Influenza (flu)

Influenza (flu)

What is influenza?

Influenza, commonly referred to as the flu, is a viral infection which is more common during the winter months, usually between October and March.

How is the flu virus contracted?

As influenza is a viral infection, it is passed from one person to another through the air. The nose, throat and lungs are the three areas of the body attacked by the flu virus. Unfortunately, there is no foolproof method of avoiding flu during the winter months.

From time to time, flu epidemics can spread quickly from one area to another, and even from one country to another, with huge numbers of people being infected.

How long does it last?

A bad bout of flu can last for five days, and may be followed by a general feeling of fatigue and lethargy for up to three weeks.

What are the symptoms?

A number of symptoms are associated with the flu, but probably the most obvious ones are headaches, a dry cough and fever with a temperature somewhere in the region of 38 to 40 degrees centigrade. A good indication that you are suffering from flu and not just a cold is if your illness begins suddenly, and over a number of hours you feel increasingly unwell.

Anyone suffering from the flu can have a combination of all, or some, of the following symptoms:

  • Fever (with temperature in the region of 38 to 40 degrees centigrade).
  • Runny nose and sore throat, usually accompanied by a dry, tickly cough.
  • Aching pains in the muscles and joints.
  • Severe headaches.
  • Dry cough
  • Chest pains.
  • No appetite.
  • Inability to sleep at night - may feel cold and shivery, or hot and sweaty.
  • Vomiting or diarrhoea.

How is it treated?

Since the flu is a viral infection, it does not respond to antibiotic treatment. The best possible remedy is to rest, preferably in bed, and drink plenty of fluids, until the worst of the symptoms begin to disappear. Paracetamol should be taken regularly to lower the temperature and treat the symptoms.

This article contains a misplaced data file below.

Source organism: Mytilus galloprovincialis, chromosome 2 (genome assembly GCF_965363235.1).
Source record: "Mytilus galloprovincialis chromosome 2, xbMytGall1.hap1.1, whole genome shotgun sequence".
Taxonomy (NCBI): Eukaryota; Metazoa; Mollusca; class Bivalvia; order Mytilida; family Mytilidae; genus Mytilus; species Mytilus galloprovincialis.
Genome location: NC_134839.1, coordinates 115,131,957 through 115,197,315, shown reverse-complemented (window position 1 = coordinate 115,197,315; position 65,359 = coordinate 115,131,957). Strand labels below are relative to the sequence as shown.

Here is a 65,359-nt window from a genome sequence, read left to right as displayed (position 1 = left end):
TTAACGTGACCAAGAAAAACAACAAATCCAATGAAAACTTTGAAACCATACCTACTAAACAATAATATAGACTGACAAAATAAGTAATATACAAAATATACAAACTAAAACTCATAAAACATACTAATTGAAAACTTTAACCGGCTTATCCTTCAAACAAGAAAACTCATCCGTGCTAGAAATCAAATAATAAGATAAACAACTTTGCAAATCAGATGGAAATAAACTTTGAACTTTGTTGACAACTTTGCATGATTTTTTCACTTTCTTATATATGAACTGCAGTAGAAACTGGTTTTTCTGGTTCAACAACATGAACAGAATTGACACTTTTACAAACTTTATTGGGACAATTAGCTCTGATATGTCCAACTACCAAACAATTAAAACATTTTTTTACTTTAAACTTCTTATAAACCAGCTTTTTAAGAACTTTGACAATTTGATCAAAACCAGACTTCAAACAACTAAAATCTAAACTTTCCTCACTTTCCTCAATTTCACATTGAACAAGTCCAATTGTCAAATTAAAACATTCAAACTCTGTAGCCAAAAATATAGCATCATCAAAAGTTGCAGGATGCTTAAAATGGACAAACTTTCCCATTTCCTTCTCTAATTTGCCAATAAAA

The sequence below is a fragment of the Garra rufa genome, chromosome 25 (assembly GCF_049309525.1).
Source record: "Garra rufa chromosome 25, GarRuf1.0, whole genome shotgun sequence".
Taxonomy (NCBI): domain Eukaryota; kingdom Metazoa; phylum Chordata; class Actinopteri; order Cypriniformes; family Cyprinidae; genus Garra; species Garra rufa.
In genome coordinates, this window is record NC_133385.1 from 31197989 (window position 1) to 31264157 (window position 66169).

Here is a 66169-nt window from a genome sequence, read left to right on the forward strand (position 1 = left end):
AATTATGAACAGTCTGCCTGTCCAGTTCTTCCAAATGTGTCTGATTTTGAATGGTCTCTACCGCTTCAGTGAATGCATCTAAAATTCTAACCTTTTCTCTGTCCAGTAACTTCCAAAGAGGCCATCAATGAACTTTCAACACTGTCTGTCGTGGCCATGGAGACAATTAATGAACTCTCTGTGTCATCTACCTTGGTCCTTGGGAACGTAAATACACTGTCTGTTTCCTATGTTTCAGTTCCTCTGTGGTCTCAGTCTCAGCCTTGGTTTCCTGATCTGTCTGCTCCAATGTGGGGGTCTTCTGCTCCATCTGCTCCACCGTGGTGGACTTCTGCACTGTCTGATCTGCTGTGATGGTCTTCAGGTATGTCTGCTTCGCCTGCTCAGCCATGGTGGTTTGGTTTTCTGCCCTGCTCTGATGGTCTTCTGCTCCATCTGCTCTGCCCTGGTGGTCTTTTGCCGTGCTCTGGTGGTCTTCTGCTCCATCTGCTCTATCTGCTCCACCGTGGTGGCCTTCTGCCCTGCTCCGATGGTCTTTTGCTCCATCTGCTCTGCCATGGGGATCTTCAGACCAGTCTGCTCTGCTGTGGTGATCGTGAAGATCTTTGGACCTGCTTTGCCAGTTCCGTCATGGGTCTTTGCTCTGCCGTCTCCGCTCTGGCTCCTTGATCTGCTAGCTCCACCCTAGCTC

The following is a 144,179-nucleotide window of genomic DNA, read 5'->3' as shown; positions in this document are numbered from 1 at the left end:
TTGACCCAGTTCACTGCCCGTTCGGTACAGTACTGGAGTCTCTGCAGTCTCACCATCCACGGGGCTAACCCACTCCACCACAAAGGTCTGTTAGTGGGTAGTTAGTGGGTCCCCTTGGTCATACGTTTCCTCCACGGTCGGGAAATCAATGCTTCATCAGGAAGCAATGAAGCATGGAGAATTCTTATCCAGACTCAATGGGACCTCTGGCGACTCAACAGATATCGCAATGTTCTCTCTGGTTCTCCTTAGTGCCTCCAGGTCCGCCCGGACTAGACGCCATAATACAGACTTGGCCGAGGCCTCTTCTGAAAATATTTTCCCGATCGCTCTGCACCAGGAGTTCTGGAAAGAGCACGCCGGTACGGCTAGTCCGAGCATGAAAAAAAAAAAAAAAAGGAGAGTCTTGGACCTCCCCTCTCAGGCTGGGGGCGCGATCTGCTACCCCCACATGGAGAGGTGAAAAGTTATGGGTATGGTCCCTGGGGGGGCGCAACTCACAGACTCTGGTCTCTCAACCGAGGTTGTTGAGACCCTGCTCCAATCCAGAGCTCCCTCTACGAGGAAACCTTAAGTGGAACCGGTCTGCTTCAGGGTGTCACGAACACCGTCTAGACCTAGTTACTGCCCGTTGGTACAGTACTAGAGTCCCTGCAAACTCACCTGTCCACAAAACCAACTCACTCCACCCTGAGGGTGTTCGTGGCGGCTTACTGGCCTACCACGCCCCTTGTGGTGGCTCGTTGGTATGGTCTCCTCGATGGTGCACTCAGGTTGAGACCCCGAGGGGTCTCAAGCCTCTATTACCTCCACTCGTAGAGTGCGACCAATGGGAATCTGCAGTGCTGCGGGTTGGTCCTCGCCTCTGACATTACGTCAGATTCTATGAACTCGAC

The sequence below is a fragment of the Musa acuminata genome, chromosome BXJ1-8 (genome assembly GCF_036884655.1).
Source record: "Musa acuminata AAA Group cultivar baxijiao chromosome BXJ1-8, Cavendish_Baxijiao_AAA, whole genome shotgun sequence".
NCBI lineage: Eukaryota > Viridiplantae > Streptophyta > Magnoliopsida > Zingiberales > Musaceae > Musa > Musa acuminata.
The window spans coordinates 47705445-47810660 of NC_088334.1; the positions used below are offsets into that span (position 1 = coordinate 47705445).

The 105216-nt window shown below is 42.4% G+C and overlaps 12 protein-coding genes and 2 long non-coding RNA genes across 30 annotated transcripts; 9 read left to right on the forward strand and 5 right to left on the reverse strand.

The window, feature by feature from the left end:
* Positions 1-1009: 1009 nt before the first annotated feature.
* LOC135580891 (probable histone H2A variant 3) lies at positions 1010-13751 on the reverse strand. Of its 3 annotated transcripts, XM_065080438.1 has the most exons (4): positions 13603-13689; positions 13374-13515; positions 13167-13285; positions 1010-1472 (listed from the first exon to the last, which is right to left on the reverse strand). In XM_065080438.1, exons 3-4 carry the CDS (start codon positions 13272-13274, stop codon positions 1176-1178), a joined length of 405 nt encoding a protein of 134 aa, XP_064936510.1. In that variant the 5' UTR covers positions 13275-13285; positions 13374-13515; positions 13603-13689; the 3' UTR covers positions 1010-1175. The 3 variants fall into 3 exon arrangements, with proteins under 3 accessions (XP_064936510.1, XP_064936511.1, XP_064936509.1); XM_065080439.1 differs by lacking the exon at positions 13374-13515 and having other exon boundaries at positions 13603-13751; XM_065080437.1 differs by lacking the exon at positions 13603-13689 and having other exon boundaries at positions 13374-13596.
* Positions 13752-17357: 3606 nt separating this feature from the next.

People who are admitted to hospital with influenza are frequently treated with antibiotics to prevent or treat secondary bacterial infections and are usually rehydrated by giving fluids in a drip.

Can it be prevented?

Because there is always the danger, particularly in older people and those with chronic lung disease or other chronic illnesses, that a bout of flu may lead to pneumonia, vaccination against influenza is strongly advised. However, this will not protect you against coughs and colds during winter.

The Department of Health organises an annual national influenza vaccination campaign with the focus firmly fixed on older people and those with chronic illness. This vaccination, which consists of a single injection, is available free of charge from GPs around the country, and all older people are strongly advised to avail of it in early autumn each year.

What self-help remedies are available?

There are a number of ways in which a bout of winter flu can be dealt with. The most important thing to remember is: Don't try to fight the flu. If you do, you probably won't win, and you will end up getting a much more severe illness than if you had taken to your bed at the outset! Self-help remedies that should be tried include:

  • Rest, rest and more rest - preferably by staying in a warm bed, and try to get as much sleep as possible.
  • Drink plenty of fluids, because a lot of liquids are lost during a high fever.
  • If you are a smoker, stop smoking as this may only exacerbate your symptoms.
  • Common painkillers such as paracetamol will help to reduce fever and ease aches and pains in the muscles and joints. Take them regularly, but do not exceed the recommended dose.
  • If a dry, tickly cough is present, an over-the-counter cough remedy may relieve the symptoms.
  • Avoid alcohol.

When should I consult a doctor?

Provided you are a healthy and reasonably fit person, there should be no reason to pay a trip to your local GP if you develop flu-like symptoms. Try all the self-help remedies suggested above, and if the symptoms persist for more than a week, or if there is a marked deterioration in your condition, it may be necessary at this stage to get in touch with your GP.

Older people, those who have respiratory conditions and young children need to be monitored carefully if they suffer from flu, due to the risk of contracting pneumonia.

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